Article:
Finding Footing with Found Footage: Why the toolset works when used correctly


The term “found footage” can easily evoke eye rolling from genre fans. After a glut of terrible movies using the gimmick as a way to cheaply make films with minimal scares, it’s easy to understand why so many people are hesitant to embrace the tool as a way to tell the story. And it makes sense: it is less expensive to use every day cameras; there’s less attention needed to detail for shot framing and audio control; and lazy scriptwriting can be easily passed off as verisimilitude of how people would talk in a situation. But while there have been many, many terrible films made using the found footage gimmick, there have been enough good films that understand how to use it and showcase why this cinematic tool has survived for over 40 years. With a new “Blair Witch” film on the horizon, using the same technique as the first, it’s time to reflect on how found footage works so well and why people should embrace it (when it’s done right).

As previously stated, there have been multiple good films that use found footage correctly: “Cannibal Holocaust,” “The Last Broadcast,” “The Blair Witch Project,” “Cloverfield,” parts of “V/H/S 2,” “REC” and the “WNUF Halloween Special.” True, for each of these films, there are probably 10 terrible ghost story movies that rely on cheap startling moments without any character development or interesting narrative moments. What sets these films apart from the slogfests of the “Paranormal Activity” imitators are that they are made by people with clear intent, an understanding of tone and atmosphere, and a real investment in telling a story. While others cash in on the “craze” of found footage, these films were made to tell a story using the medium to highlight characterizations and provide a fresh perspective on well-worn territory. So to dismiss this technique outright because of all the weak entries is akin to not watching “Jaws” because of all the hackneyed “man vs. nature” films that came after it.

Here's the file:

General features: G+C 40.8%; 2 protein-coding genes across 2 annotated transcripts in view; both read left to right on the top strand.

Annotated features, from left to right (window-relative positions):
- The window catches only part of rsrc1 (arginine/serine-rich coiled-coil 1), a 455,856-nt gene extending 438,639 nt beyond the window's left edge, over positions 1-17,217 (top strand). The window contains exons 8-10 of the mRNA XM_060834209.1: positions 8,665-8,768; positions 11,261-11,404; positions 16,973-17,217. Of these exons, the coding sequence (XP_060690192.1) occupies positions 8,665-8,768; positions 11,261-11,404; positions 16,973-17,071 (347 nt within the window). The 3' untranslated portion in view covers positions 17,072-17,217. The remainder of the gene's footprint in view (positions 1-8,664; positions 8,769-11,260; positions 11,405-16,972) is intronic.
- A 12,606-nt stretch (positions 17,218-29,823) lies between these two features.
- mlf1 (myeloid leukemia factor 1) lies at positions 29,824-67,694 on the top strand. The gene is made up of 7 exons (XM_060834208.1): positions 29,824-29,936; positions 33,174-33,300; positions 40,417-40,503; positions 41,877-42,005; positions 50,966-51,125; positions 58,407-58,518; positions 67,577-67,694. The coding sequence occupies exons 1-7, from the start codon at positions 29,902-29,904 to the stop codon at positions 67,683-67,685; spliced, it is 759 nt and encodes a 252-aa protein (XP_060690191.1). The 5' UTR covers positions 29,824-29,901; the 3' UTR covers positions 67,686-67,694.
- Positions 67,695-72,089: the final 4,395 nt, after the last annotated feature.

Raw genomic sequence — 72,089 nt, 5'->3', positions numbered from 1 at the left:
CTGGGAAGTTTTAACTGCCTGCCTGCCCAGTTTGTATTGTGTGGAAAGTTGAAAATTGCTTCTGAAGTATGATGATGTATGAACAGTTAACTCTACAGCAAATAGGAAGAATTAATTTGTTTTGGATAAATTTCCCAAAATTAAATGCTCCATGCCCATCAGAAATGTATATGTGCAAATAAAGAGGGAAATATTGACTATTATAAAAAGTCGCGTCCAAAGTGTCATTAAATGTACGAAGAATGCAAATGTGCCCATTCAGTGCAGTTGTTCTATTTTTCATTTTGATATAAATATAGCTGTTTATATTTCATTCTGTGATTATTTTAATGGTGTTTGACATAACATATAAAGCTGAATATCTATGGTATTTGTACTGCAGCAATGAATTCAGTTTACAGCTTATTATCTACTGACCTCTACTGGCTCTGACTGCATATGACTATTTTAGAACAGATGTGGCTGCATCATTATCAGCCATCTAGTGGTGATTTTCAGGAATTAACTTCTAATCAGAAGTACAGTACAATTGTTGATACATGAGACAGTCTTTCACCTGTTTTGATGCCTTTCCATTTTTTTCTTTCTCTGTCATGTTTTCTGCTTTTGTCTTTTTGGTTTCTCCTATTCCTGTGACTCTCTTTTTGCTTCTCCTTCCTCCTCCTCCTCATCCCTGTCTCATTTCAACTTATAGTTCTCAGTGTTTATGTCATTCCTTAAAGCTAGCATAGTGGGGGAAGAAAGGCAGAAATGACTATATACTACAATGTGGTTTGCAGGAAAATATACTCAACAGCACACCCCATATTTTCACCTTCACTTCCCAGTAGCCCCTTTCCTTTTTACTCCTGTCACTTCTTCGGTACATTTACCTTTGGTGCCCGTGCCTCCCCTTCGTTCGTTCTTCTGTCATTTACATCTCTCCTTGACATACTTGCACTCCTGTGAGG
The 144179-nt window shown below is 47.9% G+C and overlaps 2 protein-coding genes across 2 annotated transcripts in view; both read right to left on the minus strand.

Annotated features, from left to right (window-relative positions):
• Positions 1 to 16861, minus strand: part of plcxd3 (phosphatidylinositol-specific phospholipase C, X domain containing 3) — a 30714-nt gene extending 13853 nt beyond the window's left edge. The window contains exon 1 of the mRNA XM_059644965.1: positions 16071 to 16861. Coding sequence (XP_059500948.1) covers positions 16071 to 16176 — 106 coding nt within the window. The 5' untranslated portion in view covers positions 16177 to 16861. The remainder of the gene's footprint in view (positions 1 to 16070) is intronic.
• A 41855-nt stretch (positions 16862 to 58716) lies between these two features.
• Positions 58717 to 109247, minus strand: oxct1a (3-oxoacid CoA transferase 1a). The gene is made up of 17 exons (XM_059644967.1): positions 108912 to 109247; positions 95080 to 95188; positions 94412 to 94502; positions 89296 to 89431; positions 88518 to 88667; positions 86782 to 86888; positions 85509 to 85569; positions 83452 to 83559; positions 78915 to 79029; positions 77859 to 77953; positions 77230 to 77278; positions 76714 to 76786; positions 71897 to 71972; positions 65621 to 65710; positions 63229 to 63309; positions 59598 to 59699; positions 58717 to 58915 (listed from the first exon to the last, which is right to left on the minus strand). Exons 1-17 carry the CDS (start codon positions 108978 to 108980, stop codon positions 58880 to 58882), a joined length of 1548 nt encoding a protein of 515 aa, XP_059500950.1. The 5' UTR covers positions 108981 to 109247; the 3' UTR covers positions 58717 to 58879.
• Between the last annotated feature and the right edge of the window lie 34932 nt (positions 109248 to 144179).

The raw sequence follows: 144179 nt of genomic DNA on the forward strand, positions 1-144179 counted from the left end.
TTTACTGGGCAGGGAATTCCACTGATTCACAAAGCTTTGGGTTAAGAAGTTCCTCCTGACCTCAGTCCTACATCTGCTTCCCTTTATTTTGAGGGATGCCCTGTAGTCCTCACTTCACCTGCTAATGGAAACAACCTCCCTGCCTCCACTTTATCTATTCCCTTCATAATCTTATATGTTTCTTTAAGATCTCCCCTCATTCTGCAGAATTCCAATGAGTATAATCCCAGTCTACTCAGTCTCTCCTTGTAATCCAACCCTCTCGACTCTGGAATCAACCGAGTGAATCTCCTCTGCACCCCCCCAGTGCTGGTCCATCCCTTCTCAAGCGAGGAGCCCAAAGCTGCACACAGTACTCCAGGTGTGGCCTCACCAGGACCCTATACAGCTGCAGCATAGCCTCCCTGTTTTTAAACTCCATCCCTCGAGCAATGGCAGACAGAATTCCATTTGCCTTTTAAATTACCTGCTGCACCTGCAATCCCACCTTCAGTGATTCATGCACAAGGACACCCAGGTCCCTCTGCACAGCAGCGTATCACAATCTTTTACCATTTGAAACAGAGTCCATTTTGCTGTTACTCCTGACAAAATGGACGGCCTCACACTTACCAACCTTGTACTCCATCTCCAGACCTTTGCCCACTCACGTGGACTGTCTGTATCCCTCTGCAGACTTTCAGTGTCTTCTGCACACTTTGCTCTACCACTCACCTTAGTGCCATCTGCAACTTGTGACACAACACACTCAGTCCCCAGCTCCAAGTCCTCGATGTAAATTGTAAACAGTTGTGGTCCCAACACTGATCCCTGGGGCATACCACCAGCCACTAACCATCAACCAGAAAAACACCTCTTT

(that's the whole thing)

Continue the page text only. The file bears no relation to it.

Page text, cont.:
It’s easy to think of found footage as a subgenre unto itself, but it really it is just a tool, a framing device for telling a story. When done properly, it adds elements to the film that wouldn’t be there if shot like a traditional movie (with set-up shots, intense blocking, polished dialogue, etc.) and immerses the audience in a “reality” that the filmmaker has cultivated. These more realistic elements tend to lend themselves even better to unrealistic happenings, like the zombie plague of “REC,” the horrific tribal brutality of “Cannibal Holocaust,” or the supernatural happenings of “The Blair Witch Project.” By grounding it in the mundane, filmmakers make the horrors hit closer to home and are able to jack up the tension and atmosphere that simply wouldn’t be there in a more polished film.

But there are certain elements that unite these excellent forays and which other found footage films need to address in order to succeed. The first is that there has to be a reason why the camera is still rolling. Often times there’s a throwaway line in the lesser films of this nature, or else it’s simply static security camera (or nanny cam) footage that just happens to capture all of the exciting, startling bits. What makes the aforementioned films work as well as they do is that the reason for the footage is grounded in characterization. The pretentious film students of “Blair Witch Project” live through the camera and see themselves as artists, hence why they are dedicated to capturing everything they can on film. The GoPro footage of the zombie outbreak segment of “V/H/S 2” just happens to still be running as the cyclist is suddenly thrust into an apocalyptic scenario. “Cannibal Holocaust” shows the B-roll and outtakes of the film crew, a group of ugly Americans that have no regard for nature or truth. And it’s these same elements that force them to pursue shooting everything that will ultimately prove to be their hubris, and their downfall.